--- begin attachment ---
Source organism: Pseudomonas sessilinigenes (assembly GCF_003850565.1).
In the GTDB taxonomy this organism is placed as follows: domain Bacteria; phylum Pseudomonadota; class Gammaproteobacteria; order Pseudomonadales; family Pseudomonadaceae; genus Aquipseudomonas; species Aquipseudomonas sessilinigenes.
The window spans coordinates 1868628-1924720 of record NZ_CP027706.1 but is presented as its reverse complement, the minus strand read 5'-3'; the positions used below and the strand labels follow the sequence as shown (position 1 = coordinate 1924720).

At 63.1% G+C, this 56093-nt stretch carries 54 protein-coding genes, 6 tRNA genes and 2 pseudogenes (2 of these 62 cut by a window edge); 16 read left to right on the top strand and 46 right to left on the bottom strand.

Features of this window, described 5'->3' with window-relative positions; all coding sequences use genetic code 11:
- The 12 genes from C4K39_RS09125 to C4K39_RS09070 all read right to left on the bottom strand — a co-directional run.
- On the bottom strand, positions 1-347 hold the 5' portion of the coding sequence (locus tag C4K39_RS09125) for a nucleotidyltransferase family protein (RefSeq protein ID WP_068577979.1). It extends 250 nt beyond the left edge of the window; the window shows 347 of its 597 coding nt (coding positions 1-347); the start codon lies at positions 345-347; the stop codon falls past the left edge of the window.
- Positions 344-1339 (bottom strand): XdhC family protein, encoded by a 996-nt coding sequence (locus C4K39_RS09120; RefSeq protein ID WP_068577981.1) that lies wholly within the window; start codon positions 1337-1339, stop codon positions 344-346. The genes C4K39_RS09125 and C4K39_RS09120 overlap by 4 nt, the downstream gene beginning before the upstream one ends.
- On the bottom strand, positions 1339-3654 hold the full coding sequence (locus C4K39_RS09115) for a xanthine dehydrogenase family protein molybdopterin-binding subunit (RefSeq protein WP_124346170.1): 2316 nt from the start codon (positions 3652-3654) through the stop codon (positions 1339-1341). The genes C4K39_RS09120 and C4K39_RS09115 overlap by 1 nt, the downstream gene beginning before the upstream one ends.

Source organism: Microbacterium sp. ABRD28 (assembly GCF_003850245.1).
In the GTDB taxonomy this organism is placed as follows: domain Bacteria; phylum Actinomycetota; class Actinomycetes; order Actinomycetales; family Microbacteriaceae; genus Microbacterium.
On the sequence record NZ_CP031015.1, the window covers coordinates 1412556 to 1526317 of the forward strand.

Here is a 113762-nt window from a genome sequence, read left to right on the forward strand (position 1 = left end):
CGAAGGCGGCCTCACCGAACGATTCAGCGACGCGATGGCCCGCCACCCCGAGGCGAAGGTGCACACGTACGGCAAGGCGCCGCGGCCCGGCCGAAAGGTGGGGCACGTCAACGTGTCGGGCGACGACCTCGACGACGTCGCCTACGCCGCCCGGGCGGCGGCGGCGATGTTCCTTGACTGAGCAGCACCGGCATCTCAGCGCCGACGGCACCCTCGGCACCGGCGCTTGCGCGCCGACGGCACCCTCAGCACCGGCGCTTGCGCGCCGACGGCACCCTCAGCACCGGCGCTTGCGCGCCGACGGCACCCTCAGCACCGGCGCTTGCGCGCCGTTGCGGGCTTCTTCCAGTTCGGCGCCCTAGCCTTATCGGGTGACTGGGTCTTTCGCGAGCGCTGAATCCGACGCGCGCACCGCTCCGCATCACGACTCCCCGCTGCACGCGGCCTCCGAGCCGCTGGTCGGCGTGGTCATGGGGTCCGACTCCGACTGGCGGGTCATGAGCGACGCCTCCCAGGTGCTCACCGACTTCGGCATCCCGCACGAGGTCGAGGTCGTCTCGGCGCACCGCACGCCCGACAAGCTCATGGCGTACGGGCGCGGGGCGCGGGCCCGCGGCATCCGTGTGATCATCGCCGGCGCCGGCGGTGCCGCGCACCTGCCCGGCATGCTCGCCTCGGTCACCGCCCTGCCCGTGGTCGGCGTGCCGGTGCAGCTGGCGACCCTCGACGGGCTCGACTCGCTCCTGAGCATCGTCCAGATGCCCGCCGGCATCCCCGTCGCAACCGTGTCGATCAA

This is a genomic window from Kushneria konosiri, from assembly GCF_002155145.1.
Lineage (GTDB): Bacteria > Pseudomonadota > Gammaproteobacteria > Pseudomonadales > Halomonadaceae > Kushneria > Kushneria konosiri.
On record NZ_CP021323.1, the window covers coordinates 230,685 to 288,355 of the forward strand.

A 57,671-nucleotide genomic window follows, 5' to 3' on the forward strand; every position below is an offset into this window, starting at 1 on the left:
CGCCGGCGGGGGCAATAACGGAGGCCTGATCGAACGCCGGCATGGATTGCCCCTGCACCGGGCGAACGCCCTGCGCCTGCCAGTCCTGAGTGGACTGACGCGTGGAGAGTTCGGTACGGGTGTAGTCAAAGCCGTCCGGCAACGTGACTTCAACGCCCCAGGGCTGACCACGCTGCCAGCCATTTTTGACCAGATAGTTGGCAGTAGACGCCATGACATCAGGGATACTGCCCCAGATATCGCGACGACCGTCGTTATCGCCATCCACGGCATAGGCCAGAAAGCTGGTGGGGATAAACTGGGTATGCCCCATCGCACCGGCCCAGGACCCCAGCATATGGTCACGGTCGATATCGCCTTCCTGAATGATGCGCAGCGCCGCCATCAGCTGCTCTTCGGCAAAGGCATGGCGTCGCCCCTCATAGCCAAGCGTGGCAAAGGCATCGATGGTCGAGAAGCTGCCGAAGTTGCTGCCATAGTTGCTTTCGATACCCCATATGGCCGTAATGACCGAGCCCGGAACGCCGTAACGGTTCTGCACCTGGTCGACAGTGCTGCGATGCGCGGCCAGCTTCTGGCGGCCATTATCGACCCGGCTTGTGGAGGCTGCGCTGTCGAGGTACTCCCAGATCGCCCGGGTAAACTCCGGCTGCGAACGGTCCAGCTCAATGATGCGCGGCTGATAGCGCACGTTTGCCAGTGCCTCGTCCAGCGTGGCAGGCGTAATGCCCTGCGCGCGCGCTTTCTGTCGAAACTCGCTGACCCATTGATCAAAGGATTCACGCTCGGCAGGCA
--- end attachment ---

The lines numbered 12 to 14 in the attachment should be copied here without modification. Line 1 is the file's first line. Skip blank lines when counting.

On the sequence record NZ_CP031015.1, the window covers coordinates 1412556 to 1526317 of the forward strand.

Here is a 113762-nt window from a genome sequence, read left to right on the forward strand (position 1 = left end):
CGAAGGCGGCCTCACCGAACGATTCAGCGACGCGATGGCCCGCCACCCCGAGGCGAAGGTGCACACGTACGGCAAGGCGCCGCGGCCCGGCCGAAAGGTGGGGCACGTCAACGTGTCGGGCGACGACCTCGACGACGTCGCCTACGCCGCCCGGGCGGCGGCGGCGATGTTCCTTGACTGAGCAGCACCGGCATCTCAGCGCCGACGGCACCCTCGGCACCGGCGCTTGCGCGCCGACGGCACCCTCAGCACCGGCGCTTGCGCGCCGACGGCACCCTCAGCACCGGCGCTTGCGCGCCGACGGCACCCTCAGCACCGGCGCTTGCGCGCCGTTGCGGGCTTCTTCCAGTTCGGCGCCCTAGCCTTATCGGGTGACTGGGTCTTTCGCGAGCGCTGAATCCGACGCGCGCACCGCTCCGCATCACGACTCCCCGCTGCACGCGGCCTCCGAGCCGCTGGTCGGCGTGGTCATGGGGTCCGACTCCGACTGGCGGGTCATGAGCGACGCCTCCCAGGTGCTCACCGACTTCGGCATCCCGCACGAGGTCGAGGTCGTCTCGGCGCACCGCACGCCCGACAAGCTCATGGCGTACGGGCGCGGGGCGCGGGCCCGCGGCATCCGTGTGATCATCGCCGGCGCCGGCGGTGCCGCGCACCTGCCCGGCATGCTCGCCTCGGTCACCGCCCTGCCCGTGGTCGGCGTGCCGGTGCAGCTGGCGACCCTCGACGGGCTCGACTCGCTCCTGAGCATCGTCCAGATGCCCGCCGGCATCCCCGTCGCAACCGTGTCGATCAA